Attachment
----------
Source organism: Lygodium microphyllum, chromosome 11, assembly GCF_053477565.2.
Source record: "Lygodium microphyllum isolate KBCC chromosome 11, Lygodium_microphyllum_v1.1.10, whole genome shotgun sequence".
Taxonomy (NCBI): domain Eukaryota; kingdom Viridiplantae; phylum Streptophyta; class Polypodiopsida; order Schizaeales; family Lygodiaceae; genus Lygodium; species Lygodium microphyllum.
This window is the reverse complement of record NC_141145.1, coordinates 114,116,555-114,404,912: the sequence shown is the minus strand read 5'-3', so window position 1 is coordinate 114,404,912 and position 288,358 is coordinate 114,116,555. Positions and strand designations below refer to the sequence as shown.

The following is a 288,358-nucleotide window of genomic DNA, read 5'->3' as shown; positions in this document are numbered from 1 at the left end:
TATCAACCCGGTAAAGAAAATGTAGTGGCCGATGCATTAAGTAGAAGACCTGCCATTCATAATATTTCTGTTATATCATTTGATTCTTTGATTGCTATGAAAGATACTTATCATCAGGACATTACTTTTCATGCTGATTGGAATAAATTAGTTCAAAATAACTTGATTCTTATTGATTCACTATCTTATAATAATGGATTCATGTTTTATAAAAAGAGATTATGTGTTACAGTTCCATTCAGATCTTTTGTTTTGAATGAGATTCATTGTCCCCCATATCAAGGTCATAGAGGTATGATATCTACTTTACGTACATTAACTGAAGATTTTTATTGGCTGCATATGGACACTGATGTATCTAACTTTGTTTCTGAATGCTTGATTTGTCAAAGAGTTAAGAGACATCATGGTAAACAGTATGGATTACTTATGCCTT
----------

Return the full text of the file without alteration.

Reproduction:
Source organism: Lygodium microphyllum, chromosome 11, assembly GCF_053477565.2.
Source record: "Lygodium microphyllum isolate KBCC chromosome 11, Lygodium_microphyllum_v1.1.10, whole genome shotgun sequence".
Taxonomy (NCBI): domain Eukaryota; kingdom Viridiplantae; phylum Streptophyta; class Polypodiopsida; order Schizaeales; family Lygodiaceae; genus Lygodium; species Lygodium microphyllum.
This window is the reverse complement of record NC_141145.1, coordinates 114,116,555-114,404,912: the sequence shown is the minus strand read 5'-3', so window position 1 is coordinate 114,404,912 and position 288,358 is coordinate 114,116,555. Positions and strand designations below refer to the sequence as shown.

The following is a 288,358-nucleotide window of genomic DNA, read 5'->3' as shown; positions in this document are numbered from 1 at the left end:
TATCAACCCGGTAAAGAAAATGTAGTGGCCGATGCATTAAGTAGAAGACCTGCCATTCATAATATTTCTGTTATATCATTTGATTCTTTGATTGCTATGAAAGATACTTATCATCAGGACATTACTTTTCATGCTGATTGGAATAAATTAGTTCAAAATAACTTGATTCTTATTGATTCACTATCTTATAATAATGGATTCATGTTTTATAAAAAGAGATTATGTGTTACAGTTCCATTCAGATCTTTTGTTTTGAATGAGATTCATTGTCCCCCATATCAAGGTCATAGAGGTATGATATCTACTTTACGTACATTAACTGAAGATTTTTATTGGCTGCATATGGACACTGATGTATCTAACTTTGTTTCTGAATGCTTGATTTGTCAAAGAGTTAAGAGACATCATGGTAAACAGTATGGATTACTTATGCCTT